Bad sports – a look at the US admissions scandal

A nationwide admissions racket has been uncovered in the United States with the names of top universities being publicly dragged through the mud in a stinging indictment. Paddy Smith considers the evidence

The US is no stranger to organised crime, much of it romanticised in Hollywood lore. And you get the feeling the academic scandal that rocked the country in March may yet be ripe for conversion to the silver screen. Featuring seven-figure bungs, a criminal mastermind, wire taps, accomplices and a court case, it is a scriptwriter’s dream. The narrative even gives us wealthy families being publicly taken down for robbing opportunity from the poor.

This was the US Justice Department’s biggest prosecution over university (or college) admissions to date. The investigation involved 200 agents and brought charges against 50 individuals in six different states (33 of them parents). The list of prosecutions included big names from business and entertainment.

Faced with increasingly challenging admissions criteria at top American colleges, wealthy parents had turned to help. That help came in the shape of William Singer (our criminal mastermind), a man who promised admissions success – for a fee. Singer founded a business called the Edge College and Career Network (aka Key) and used the California-based company as a front from which to operate, siphoning cash from the parents to the accounts of accomplices in US higher education.

I created a side door that guaranteed families to get in. So that was what made it very attractive to so many families, I created a guarantee – William Singer

Singer testified that he had bribed test administrators to artificially inflate SAT and ACT standardised test scores. He explained in testimony: 

“If I can make the comparison, there is a front door of getting in where a student just does it on their own, and then there’s a back door where people go to institutional advancement and make large donations, but they’re not guaranteed in. And then I created a side door that guaranteed families to get in. So that was what made it very attractive to so many families, is I created a guarantee.”

As well as paying for tests to be corrected, Singer is accused of falsifying ethnicity details and other personal information to game admissions systems. He is also alleged to have concocted athletic backgrounds which allowed students to pass entry criteria with lower academic standards. (It is common practice for US universities to allow extremely promising sportsmen and sportswomen to take an easier academic route into their intakes.) Student athletes at the University of Southern California (USC), according to the indictment, “are typically considered by a designated admissions sub-committee, which gives significant consideration to their athletic abilities and which frequently admits applicants whose grades and standardised test scores are below those of other USC students, including non-recruited athletes.”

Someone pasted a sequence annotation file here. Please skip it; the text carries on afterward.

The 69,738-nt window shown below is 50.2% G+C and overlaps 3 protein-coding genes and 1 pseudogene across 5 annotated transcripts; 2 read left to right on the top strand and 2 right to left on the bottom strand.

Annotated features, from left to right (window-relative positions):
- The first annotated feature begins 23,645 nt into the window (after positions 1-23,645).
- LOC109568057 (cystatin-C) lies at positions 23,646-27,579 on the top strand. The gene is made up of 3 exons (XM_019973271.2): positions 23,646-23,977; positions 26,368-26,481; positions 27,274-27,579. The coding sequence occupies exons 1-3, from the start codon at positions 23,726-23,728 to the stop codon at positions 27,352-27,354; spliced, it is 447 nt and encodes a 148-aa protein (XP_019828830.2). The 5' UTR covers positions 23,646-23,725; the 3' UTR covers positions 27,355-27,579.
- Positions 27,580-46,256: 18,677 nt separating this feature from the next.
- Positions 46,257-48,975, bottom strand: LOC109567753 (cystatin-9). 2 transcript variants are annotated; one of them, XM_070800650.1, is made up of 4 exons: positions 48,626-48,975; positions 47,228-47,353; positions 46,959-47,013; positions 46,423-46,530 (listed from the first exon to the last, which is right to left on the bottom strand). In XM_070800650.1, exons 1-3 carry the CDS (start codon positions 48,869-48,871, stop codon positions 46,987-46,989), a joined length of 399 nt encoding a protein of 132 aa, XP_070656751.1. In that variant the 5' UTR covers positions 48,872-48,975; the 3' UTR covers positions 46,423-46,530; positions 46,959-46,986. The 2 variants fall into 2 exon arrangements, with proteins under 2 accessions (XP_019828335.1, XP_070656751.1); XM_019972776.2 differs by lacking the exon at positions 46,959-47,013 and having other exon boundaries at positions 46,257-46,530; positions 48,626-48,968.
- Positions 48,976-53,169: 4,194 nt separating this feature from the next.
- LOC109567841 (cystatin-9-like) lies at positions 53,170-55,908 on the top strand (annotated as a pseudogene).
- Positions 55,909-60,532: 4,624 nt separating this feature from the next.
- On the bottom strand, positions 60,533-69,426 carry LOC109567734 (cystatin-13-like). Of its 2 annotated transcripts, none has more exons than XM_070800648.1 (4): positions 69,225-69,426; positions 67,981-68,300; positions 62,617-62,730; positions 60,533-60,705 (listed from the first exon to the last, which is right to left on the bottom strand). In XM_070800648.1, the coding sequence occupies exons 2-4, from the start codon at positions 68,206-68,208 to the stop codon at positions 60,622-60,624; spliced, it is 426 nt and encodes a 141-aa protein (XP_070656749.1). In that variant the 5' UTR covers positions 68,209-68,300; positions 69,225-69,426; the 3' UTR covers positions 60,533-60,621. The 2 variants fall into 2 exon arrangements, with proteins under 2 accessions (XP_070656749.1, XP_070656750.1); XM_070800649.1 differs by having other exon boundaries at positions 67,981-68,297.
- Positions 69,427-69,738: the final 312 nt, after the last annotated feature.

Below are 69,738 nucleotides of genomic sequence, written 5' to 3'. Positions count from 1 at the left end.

Singer testified that he had bribed test administrators to artificially inflate SAT and ACT standardised test scores

The racketeering conspiracy charges also include hiding bribes by laundering them through a charity.

But it’s the brazen manner of these cheats that’s perhaps most alarming. For between $15,000 and $75,000, Singer would arrange for the tests to be either taken by, or corrected by, someone else, usually a chap called Mark Riddell. Parents were advised to declare false disabilities and get medical certification that would extend exam time, while SAT/ACT accredited teachers were thrown bungs of $5,000 to $10,000 to turn a blind eye to the exam taker’s identity or to surreptitiously switch exam papers.

In the athletics scam, parents are said to have paid around $25m between 2011 and 2019 to Singer in order to bribe coaches and university administrators. 

One example cites the parents of a prospective Yale student who was made out to be the co-captain of a club football (soccer) team in California, despite the fact that she did not play the game. Singer instructed the assistant coach of women’s soccer at USC, Laura Janke, to “create a soccer profile asap for this girl who will be a midfielder and attending Yale so she has to be very good. Needs to play Academy and no high school soccer, put down you or Ali as coaches for Academy FC Newport etc … awards and honours – more info to come – need a soccer pic probably Asian girl.”

The parents paid $1.2m to Singer, of which $400,000 is said to have been paid to Rudoph Meredith, the head coach of the Yale team, who would receive the fraudulent application. Meredith resigned in November last year.

Four students were recruited to the USC women’s soccer team despite none of them having played competitively, again with payments going from Singer to Janke and her colleague Ali Khosroshahin. The university’s Jovan Vavic was also in on the scam, this time on the water polo team.

The list of alleged breaches goes on with dozens of students being falsely attributed sporting prowess or academic capability they did not possess to smooth entry into a number of universities (see box below). 

A dozen defendants are named in the indictment – former university employees and contractors, private sports academy leadership, school test administrators. For a legal document, it’s a surprisingly good read. Though you might want to just wait for the film.


Which US universities were involved?

The indictment names ACT and the the College Board (which administers the SAT) as well as a number of universities across the US. All receive federal grants in excess of $10,000.

Georgetown, Stanford, UCLA, USD, USC, U-Texas, Wake Forest and Yale compete in most sports at the Division I level, the highest level of intercollegiate athletics sanctioned by the National Collegiate Athletic Association.


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